Making their first trip to Lincoln in more than a century, the 20th-ranked Michigan Wolverines come calling on the Nebraska Cornhuskers in a pivotal Big Ten Conference matchup this Saturday night.
Michigan brings a three-game win streak into the contest, all against conference opponents, and its most recent victory was certainly its most harrowing as it topped rival Michigan State at home last Saturday in a 12-10 final. With the win, UM became the first school in NCAA history to amass 900 victories (900-312-36). The Wolverines are in a good position to reach the Big Ten Championship Game as their toughest games remaining are this week at Nebraska, and at Ohio State in the regular-season finale.
The Cornhuskers have won four of their last five games to reach the same 5-2 mark as Michigan, and they are coming off a 29-28 come-from-behind victory at Northwestern. Nebraska was manhandled at Ohio State two weeks earlier, saddling the team with its lone conference loss of the campaign. In addition to this encounter with the Wolverines, the Huskers must still play Michigan State and Penn State before closing out the regular season with winnable games against Minnesota and Iowa.
Michigan leads the all-time series with Nebraska, 4-2-1, and the Wolverines won last year’s clash in Ann Arbor, 45-17.
Brendan Gibbons booted three of the team’s four field goals, including the game-winner with less than 10 seconds left in regulation to push the Wolverines to their narrow win over Michigan State last Saturday night. QB Denard Robinson accounted for 259 yards of total offense, rushing for 96 and throwing for another 163, and Drew Dileo finished with four catches for 92 yards.
For the fifth consecutive game, the Michigan defense held its opponent to 13 points or less, the Spartans finishing with just 304 total yards. LB Desmond Morgan led the UM stand with a career-high 11 tackles, while Jake Ryan tallied 10 tackles, which included a sack and he forced a fumble as well.
Michigan is averaging just shy of 31 ppg this year while allowing a mere 16.4 ppg. With Robinson serving as both the team’s leading rusher (900 yards, six TDs) and passer (.535, 1,264 yards, nine TDs, nine interceptions), the Wolverines have a bona fide dual threat that opposing defenses must account for on every play. Fitz Toussaint is the next closest rusher with 283 yards and four scores, and Jeremy Gallon is the club’s leading receiver, although he has just 16 grabs for 309 yards and a TD. Devin Funchess has taken three of his 11 catches in for scores.
The Wolverines are permitting a scant 285.3 total ypg, with their effort against the run (143.0 ypg, six TDs) and pass (142.3 ypg, four TDs) being equally effective. The defensive unit has been credited with only nine sacks and 11 turnovers. Ryan continues to pace the Maize and Blue with his 52 tackles, which also include team-highs in both TFL (8.5) and sacks (3.5).
While last week’s win wasn’t pretty, Michigan head coach Brady Hoke knows that sometimes you’re going to have a game like that, particularly in the ultra- competitive Big Ten.
“I thought our guys did a tremendous job fighting as a football team. I think that in every facet of the game we kept punching away and executing pretty well. We did some things poorly, some things that we need to do a lot better job of, but our kids stuck together as a team.”
The Cornhuskers rallied from another double-digit deficit last Saturday to win at Northwestern by just a single point. Led by QB Taylor Martinez, the Nebraska offense hit its stride late in totaling 543 yards, compared to just 301 for the Wildcats. Three lost fumbles hurt the Huskers, as did eight penalties and just 3-of-14 success on third-down conversion attempts. Martinez went 27-of-39 for 342 yards and three TDs, hitting Quincy Enunwa six times for 110 yards, while Kenny Bell finished with six receptions for 77 yards and a score. RB Ameer Abdullah gained 101 yards on 19 carries, and Martinez added 65 yards and a TD on 18 totes.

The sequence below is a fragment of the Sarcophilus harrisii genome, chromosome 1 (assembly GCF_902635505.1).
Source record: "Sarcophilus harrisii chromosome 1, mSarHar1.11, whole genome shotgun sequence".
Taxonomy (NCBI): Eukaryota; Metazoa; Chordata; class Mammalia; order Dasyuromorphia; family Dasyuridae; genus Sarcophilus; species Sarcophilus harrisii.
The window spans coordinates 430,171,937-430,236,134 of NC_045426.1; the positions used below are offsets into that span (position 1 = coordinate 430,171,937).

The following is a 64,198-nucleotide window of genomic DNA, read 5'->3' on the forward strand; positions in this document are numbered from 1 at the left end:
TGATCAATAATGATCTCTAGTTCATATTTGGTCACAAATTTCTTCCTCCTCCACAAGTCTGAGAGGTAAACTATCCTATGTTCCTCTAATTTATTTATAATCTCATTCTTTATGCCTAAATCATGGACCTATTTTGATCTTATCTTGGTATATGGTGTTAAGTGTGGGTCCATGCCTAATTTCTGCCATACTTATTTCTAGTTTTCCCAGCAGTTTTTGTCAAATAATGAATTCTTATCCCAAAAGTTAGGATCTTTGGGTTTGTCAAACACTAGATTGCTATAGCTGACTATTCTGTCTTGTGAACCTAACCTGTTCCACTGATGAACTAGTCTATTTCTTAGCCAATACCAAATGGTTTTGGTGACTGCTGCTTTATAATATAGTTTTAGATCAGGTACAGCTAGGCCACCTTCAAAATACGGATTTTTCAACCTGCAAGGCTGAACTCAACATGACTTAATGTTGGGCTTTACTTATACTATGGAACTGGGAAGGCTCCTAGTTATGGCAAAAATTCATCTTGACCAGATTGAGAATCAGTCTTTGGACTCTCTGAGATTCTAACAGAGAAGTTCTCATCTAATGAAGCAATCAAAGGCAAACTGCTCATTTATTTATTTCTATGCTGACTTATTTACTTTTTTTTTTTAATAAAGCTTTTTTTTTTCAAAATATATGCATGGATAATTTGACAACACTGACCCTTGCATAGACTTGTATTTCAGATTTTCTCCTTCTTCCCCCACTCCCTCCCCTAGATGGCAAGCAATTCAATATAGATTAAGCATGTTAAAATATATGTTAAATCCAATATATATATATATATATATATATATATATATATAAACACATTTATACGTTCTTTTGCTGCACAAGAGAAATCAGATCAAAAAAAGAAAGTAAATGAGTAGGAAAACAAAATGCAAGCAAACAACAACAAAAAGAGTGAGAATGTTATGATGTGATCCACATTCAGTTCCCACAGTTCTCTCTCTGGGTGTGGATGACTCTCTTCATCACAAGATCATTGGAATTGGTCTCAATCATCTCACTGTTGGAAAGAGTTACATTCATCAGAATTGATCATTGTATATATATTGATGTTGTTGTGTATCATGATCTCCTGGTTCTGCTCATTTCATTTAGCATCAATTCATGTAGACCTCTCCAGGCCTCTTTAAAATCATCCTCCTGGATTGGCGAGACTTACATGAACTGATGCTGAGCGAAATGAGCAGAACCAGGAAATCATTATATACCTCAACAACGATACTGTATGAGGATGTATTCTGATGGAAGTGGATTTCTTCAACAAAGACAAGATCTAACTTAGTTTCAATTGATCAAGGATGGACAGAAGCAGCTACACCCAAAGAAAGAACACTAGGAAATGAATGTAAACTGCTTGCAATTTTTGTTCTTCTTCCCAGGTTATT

The Nebraska defense, which allowed just 301 total yards to the Wildcats, got eight tackles each from safeties P.J. Smith and Daimion Stafford, but the Huskers did not force a turnover and only made three stops behind the line of scrimmage. CB Stanley Jean-Baptiste was credited with five PBU.
For the most part this season, Martinez has performed well as the junior signal-caller is completing 66.4 percent of his passes for 212.2 ypg with 12 TDs and only four interceptions. He is also counted on heavily in the run game, currently sitting third on the squad with 338 yards and five scores. Abdullah is first with 514 yards and seven TDs. As for the receivers, Bell has 20 grabs for 463 yards and four TDs. As a team, the Huskers are lighting up the scoreboard to the tune of 43.7 ppg, behind more than 507 ypg, 292 of which come on the ground.
Turnovers have hurt Nebraska this year, as 10 lost fumbles and five picks have cut short too many drives, and set up the opposition with good field position a lot of the time. RB Rex Burkhead is listed as questionable for this clash with a knee injury.
On the other side of the ball, NU allows 27.7 ppg with the enemy churning out 367 ypg (189.2 ypg rushing, 177.8 ypg passing). Will Compton is still the Cornhuskers’ top tackler with his 53 stops, and his three sacks are second behind Eric Martin’s 5.5. As a team, Nebraska has 21 sacks, but only nine takeaways.
Martinez knows that cutting down on the turnovers is crucial for this team moving forward.
“[We need to] just not turn over the ball. We’re killing ourselves. We’re the ones that are stopping ourselves and if we don’t stop ourselves, no one in the country can beat us.”